A Little History of Acupuncture

I’ve been reading a lot lately on the history of CAM or Complementary and Alternative Medicine in order to prepare for my class next semester at the University of Iowa. One of the things I’m interested in is history of CAM, and in that research, have learned that Acupuncture actually came to Europe in the 1600s when European traders brought it back from their trips to China. The first person to write about it in European literature is a Dutchman. It spread around Europe and was practiced by physicians in Germany, France, Holland, and England (among other places). Writings from the time show it was widely used until the late 1800s and early 1900s, when it fell out of favor due to the “scientificization” of medicine at that time.

Another “CAM” therapy that was commonly used during that time was homeopathy. It was invented by a German doctor, Hahnemann, and was very desirable for patients because it was not painful or frightening, as were the common treatments of the 1800s like bleeding, emetics, and purges. Homeopathy involves giving an infinitesimal dose of a drug. A lot of the medicine practiced in those days was truly horrific and the patients were looking for gentler things to try and they loved homeopathy.

Acupuncture and Homeopathy were both widely used in Europe in the 1800s and were strongly embraced by the public. Acupuncture was practiced not according to the traditional Chinese methodology, but from a more “Western” perspective, based more on anatomy and just putting needles into painful muscles. Even when separated from the TCM theory that we use now in our practices, it was effective.

However, during the early 1900s, the Flexner Report came out, along with the organization of the AMA. The Flexner Report was funded by Rockafeller, and attempted to show that synthetic and naturally derived potent drugs were more safe and effective than the traditional methods and snake oil cures of the time. It was very convincing and began the era in which it came to be believed that the experience of a few patients and doctors was not as valid as large research studies with good controls. This was certainly an advance over the many frightening and bizarre medical procedures people regularly underwent at the time. Western Europe followed the United States in embracing scientific medicine at that time. And the tremendous developments in medicine during WWI and WWII advanced medicine greatly in the first half of the 20th century.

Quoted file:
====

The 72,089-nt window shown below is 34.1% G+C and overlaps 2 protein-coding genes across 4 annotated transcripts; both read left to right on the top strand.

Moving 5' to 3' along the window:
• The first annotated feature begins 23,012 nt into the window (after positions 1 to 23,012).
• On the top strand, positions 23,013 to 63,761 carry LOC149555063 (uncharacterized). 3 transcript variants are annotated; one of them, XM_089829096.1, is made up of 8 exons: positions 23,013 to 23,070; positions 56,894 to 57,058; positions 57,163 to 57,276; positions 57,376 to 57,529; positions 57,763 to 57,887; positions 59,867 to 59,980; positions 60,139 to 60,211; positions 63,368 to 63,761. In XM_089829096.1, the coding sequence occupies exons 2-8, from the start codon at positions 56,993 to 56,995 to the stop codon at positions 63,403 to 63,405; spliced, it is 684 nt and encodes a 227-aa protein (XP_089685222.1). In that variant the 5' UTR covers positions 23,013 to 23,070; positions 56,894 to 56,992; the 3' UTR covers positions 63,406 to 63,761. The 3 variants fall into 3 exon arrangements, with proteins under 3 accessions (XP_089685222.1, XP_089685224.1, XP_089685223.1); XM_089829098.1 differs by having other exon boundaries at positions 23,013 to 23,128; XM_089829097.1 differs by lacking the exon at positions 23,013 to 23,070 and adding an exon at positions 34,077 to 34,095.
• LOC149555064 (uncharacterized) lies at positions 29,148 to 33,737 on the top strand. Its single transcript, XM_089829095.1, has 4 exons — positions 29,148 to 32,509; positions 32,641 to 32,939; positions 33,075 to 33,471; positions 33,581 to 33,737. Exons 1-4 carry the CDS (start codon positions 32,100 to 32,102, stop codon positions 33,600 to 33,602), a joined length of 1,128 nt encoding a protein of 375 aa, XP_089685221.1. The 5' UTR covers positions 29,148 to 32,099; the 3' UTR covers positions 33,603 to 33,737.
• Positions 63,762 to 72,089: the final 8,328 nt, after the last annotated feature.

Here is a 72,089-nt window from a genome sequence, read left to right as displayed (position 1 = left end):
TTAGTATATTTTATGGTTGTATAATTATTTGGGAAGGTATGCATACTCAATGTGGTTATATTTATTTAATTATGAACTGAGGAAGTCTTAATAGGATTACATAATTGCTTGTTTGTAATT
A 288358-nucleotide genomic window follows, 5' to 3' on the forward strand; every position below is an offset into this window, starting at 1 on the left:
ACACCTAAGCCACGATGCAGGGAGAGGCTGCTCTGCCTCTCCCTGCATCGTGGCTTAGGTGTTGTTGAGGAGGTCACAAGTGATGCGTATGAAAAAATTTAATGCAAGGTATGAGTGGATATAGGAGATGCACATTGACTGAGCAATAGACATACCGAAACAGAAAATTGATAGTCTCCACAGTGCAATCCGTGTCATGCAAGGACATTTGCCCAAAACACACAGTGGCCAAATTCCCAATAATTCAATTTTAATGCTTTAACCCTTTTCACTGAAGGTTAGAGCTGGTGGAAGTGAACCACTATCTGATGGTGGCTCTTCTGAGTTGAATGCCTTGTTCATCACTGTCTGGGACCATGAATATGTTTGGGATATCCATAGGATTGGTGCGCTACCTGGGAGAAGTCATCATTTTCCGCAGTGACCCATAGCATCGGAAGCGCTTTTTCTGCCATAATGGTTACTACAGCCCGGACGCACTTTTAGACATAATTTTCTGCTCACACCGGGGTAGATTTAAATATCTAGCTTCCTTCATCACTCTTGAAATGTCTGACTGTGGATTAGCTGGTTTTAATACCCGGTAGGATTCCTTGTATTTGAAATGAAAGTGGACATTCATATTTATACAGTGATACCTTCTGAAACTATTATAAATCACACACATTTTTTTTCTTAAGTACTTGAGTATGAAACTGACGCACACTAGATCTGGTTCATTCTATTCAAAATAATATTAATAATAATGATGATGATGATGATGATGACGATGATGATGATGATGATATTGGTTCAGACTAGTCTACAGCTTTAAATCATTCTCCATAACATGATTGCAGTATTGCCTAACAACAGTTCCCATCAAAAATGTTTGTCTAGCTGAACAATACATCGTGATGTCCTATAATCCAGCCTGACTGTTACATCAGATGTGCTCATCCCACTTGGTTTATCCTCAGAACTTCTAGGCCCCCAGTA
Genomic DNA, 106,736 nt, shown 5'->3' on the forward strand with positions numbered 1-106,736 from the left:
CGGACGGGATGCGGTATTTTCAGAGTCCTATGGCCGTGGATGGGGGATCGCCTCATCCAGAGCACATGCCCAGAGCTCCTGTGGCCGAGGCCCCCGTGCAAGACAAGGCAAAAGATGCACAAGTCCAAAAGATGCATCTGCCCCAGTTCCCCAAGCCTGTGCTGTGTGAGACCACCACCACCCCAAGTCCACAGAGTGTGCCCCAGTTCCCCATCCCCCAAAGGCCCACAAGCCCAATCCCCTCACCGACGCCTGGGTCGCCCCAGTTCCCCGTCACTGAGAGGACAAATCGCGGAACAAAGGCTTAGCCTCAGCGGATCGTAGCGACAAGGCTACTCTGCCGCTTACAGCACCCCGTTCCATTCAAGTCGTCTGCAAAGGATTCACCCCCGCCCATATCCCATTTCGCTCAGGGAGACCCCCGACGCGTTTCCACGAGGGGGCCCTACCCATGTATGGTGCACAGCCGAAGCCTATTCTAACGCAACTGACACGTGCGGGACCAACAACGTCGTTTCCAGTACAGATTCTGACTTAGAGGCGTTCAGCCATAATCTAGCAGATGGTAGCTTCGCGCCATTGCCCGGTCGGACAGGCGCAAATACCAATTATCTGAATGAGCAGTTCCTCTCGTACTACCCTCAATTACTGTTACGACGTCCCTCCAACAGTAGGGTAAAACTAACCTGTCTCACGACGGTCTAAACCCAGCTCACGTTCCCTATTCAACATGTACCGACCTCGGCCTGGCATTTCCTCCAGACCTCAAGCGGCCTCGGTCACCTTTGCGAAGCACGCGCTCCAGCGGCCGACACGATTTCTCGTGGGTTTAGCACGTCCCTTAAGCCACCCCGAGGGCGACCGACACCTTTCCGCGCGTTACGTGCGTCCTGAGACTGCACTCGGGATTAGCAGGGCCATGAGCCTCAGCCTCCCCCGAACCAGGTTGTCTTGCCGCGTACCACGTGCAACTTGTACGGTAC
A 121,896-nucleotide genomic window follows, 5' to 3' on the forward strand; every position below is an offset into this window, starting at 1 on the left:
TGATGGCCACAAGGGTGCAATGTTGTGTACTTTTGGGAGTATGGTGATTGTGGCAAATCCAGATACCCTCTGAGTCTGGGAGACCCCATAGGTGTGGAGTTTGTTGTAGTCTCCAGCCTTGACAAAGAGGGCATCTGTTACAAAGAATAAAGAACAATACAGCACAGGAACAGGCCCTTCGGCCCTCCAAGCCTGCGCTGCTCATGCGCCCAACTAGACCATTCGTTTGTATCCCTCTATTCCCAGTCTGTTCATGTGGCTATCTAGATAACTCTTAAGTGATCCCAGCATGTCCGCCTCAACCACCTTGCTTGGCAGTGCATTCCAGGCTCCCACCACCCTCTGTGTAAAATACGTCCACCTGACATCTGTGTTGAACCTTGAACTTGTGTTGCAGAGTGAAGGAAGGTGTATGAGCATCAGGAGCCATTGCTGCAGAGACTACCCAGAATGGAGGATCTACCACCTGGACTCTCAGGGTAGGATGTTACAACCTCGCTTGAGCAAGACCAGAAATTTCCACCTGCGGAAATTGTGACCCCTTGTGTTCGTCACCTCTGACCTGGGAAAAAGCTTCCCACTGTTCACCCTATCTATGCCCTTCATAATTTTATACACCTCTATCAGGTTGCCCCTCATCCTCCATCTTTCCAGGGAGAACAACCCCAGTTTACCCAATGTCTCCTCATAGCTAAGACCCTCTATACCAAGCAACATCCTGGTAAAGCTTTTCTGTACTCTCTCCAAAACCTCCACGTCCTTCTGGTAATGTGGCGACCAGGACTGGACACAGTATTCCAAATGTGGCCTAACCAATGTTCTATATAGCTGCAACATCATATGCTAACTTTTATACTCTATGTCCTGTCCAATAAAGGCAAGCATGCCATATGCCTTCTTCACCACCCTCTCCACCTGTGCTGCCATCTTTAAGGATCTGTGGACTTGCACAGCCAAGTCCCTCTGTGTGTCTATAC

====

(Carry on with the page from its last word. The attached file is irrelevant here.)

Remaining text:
Acupuncture was forgotten until the 1960s and 70s when “hippee culture” brought people’s attention back to the idea that natural healing methods might be more desirable than chemical and surgical treatments. Homeopathy continued to be practiced widely in Europe and even in India, along side their traditional healing, Ayurvedic medicine. Homeopathy was paid for by the National Healthcare System of England.

Acupuncture and traditional Chinese herbal medicine were certainly practiced in Chinese communities in the US during the time that Chinese migrated to the US to help build the railroad across the country in the 1800s. But it was not until Nixon went to China in 1974 that we heard about acupuncture in the press. One of his press corps developed appendicitis and had acupuncture as a pain control therapy after his surgery. He returned to the US and wrote about it in national publications. This was also the time that the “iron curtain” was coming down and we began to learn much more about life in “red China”.

My acupuncture school, The New England School of Acupuncture, began as a small group of students studying under Dr. James “Tin Yao” So, meeting in the back room of the Shambala book store in Harvard Square, Cambridge in 1975. It was the first acupuncture school to be formally organized in the US. Those first few students became the first teachers at the school, alongside Dr. So. I was in the 5th graduating class at that school.

Dr. Miriam Lee practiced acupuncture in California in the 50s, 60s, 70s, and 80s She was arrested for practicing medicine without a license during the Reagan days in California. She served a couple of years in jail, and was pardoned by Governor Jerry Brown. Shortly after that time, licensing laws came to California which allowed practitioners of Chinese medicine to practice their art without fear of legal ramifications. Dr Miriam Lee is venerated as one of the early pioneers in the field of acupuncture in the US. She practiced a style of acupuncture handed down through the family named Tung.

I studied Tung’s style acupuncture with Miriam Lee’s student, Susan Johnson who practices in Santa Cruz. I feel honored to share some of that lineage and to have the very effective methods that were so powerful in Miriam Lee’s practice.

I hope this little bit of history may be interesting. I have certainly enjoyed learning more about the medicine of the 17th, 18th, and 19th centuries in our country and Europe.